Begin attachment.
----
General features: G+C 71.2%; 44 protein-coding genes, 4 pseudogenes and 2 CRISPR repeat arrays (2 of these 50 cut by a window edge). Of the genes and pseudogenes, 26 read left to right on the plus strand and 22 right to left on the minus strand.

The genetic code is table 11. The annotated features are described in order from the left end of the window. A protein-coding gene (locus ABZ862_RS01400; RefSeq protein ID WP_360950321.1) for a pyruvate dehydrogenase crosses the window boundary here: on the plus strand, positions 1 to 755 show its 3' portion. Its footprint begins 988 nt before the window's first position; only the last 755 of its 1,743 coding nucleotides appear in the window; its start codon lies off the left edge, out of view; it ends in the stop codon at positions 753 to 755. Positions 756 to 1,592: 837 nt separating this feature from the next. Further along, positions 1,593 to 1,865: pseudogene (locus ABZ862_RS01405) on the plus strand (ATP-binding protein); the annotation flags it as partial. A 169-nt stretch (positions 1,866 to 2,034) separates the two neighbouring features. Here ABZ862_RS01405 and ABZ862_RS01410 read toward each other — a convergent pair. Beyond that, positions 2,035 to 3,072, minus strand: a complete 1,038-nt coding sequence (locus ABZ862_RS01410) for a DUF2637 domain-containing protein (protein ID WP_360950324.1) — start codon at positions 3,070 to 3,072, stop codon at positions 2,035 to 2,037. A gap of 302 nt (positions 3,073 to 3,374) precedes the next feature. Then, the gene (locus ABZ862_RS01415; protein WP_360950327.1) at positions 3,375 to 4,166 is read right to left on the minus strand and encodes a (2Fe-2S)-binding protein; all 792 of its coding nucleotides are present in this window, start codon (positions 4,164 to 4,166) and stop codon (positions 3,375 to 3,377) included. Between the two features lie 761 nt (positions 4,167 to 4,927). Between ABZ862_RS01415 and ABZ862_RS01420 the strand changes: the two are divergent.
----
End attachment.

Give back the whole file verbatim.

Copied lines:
General features: G+C 71.2%; 44 protein-coding genes, 4 pseudogenes and 2 CRISPR repeat arrays (2 of these 50 cut by a window edge). Of the genes and pseudogenes, 26 read left to right on the plus strand and 22 right to left on the minus strand.

The genetic code is table 11. The annotated features are described in order from the left end of the window. A protein-coding gene (locus ABZ862_RS01400; RefSeq protein ID WP_360950321.1) for a pyruvate dehydrogenase crosses the window boundary here: on the plus strand, positions 1 to 755 show its 3' portion. Its footprint begins 988 nt before the window's first position; only the last 755 of its 1,743 coding nucleotides appear in the window; its start codon lies off the left edge, out of view; it ends in the stop codon at positions 753 to 755. Positions 756 to 1,592: 837 nt separating this feature from the next. Further along, positions 1,593 to 1,865: pseudogene (locus ABZ862_RS01405) on the plus strand (ATP-binding protein); the annotation flags it as partial. A 169-nt stretch (positions 1,866 to 2,034) separates the two neighbouring features. Here ABZ862_RS01405 and ABZ862_RS01410 read toward each other — a convergent pair. Beyond that, positions 2,035 to 3,072, minus strand: a complete 1,038-nt coding sequence (locus ABZ862_RS01410) for a DUF2637 domain-containing protein (protein ID WP_360950324.1) — start codon at positions 3,070 to 3,072, stop codon at positions 2,035 to 2,037. A gap of 302 nt (positions 3,073 to 3,374) precedes the next feature. Then, the gene (locus ABZ862_RS01415; protein WP_360950327.1) at positions 3,375 to 4,166 is read right to left on the minus strand and encodes a (2Fe-2S)-binding protein; all 792 of its coding nucleotides are present in this window, start codon (positions 4,164 to 4,166) and stop codon (positions 3,375 to 3,377) included. Between the two features lie 761 nt (positions 4,167 to 4,927). Between ABZ862_RS01415 and ABZ862_RS01420 the strand changes: the two are divergent.